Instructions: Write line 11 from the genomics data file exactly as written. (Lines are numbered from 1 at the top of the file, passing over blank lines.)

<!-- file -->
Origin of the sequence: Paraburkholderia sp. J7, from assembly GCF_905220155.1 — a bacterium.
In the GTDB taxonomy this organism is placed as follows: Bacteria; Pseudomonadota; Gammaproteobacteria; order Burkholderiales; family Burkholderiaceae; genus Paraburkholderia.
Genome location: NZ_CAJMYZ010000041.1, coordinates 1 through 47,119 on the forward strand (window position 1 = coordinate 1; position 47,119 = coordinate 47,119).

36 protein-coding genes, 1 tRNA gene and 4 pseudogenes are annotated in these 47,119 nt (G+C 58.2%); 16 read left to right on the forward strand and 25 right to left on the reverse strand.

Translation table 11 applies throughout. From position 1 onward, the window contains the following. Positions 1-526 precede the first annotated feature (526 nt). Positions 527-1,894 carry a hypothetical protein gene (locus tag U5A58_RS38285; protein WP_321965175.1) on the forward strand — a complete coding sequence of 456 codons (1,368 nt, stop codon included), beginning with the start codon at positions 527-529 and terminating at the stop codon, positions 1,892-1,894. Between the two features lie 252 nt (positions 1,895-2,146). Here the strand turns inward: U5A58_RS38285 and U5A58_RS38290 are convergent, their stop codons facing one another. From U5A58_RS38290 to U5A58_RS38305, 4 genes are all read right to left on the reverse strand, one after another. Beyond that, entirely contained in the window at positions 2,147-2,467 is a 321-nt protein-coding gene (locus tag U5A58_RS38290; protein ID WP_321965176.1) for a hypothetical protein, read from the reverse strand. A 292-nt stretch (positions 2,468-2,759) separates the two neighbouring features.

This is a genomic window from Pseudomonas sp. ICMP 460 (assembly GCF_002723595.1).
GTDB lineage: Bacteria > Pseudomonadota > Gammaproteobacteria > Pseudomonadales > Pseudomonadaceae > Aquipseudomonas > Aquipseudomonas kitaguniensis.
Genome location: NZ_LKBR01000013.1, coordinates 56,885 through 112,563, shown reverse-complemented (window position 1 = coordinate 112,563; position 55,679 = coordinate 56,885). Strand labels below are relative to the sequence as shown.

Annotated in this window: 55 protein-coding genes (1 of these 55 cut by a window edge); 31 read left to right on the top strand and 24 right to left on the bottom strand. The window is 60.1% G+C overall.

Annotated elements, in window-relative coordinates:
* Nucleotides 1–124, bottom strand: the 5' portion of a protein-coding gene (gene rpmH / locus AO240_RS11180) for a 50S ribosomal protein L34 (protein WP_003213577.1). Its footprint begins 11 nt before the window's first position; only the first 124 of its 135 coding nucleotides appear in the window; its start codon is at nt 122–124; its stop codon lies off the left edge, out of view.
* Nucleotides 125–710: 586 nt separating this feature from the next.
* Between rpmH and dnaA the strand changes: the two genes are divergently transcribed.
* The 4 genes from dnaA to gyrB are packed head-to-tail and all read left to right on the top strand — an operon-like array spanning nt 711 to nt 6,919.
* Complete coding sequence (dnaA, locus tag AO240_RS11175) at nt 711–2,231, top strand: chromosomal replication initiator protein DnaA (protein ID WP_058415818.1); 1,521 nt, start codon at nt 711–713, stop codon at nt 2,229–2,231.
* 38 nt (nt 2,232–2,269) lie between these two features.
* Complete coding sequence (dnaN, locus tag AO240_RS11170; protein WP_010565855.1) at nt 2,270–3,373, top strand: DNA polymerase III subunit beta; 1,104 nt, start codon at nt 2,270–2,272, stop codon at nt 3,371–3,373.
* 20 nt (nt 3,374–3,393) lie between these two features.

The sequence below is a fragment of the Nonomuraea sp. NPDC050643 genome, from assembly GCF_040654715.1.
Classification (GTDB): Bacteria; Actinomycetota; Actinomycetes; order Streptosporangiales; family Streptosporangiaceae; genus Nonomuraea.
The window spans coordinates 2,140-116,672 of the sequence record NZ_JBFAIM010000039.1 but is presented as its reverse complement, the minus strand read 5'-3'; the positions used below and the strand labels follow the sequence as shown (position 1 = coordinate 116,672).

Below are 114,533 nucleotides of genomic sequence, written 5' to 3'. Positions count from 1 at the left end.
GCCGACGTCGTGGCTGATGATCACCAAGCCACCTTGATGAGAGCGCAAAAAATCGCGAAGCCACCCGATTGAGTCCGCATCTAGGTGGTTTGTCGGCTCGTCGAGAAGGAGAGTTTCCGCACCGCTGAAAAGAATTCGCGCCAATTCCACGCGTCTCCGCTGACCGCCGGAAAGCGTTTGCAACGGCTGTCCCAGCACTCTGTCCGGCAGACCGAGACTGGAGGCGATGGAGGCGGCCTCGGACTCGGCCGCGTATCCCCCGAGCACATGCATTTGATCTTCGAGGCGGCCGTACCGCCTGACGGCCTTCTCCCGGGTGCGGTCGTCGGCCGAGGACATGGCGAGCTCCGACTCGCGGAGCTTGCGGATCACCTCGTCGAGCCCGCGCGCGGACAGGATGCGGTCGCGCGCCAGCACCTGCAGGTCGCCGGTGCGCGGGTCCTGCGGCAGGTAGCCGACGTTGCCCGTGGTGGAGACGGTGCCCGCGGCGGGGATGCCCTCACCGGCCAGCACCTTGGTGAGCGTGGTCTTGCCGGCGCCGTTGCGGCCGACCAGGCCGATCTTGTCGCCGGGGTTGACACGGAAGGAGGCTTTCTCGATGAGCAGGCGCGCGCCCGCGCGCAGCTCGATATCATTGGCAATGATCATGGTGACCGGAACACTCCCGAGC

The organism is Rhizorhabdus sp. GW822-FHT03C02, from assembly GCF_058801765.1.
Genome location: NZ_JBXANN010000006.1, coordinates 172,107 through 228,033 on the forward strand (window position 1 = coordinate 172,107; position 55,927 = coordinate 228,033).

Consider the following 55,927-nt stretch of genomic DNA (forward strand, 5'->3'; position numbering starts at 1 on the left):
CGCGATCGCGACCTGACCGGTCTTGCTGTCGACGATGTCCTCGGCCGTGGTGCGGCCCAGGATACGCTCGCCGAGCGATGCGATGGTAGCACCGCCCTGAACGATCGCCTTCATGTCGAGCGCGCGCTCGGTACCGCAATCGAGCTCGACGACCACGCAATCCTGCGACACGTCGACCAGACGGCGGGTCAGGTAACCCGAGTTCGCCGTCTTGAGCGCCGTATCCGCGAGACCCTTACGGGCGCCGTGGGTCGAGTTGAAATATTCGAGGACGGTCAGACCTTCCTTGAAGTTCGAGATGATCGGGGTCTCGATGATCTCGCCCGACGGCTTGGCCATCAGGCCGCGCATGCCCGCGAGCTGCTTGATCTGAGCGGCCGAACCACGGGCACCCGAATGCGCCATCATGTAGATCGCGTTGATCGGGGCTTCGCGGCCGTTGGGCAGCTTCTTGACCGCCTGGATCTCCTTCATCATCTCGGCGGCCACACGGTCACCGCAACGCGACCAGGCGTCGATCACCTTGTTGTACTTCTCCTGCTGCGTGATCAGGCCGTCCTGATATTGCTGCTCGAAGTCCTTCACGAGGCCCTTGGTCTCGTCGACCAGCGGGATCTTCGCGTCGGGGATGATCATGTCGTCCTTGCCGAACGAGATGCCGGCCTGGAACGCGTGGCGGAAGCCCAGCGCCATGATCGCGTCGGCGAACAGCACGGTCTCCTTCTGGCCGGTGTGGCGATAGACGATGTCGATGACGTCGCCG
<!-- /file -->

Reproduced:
* Nucleotides 1–124, bottom strand: the 5' portion of a protein-coding gene (gene rpmH / locus AO240_RS11180) for a 50S ribosomal protein L34 (protein WP_003213577.1). Its footprint begins 11 nt before the window's first position; only the first 124 of its 135 coding nucleotides appear in the window; its start codon is at nt 122–124; its stop codon lies off the left edge, out of view.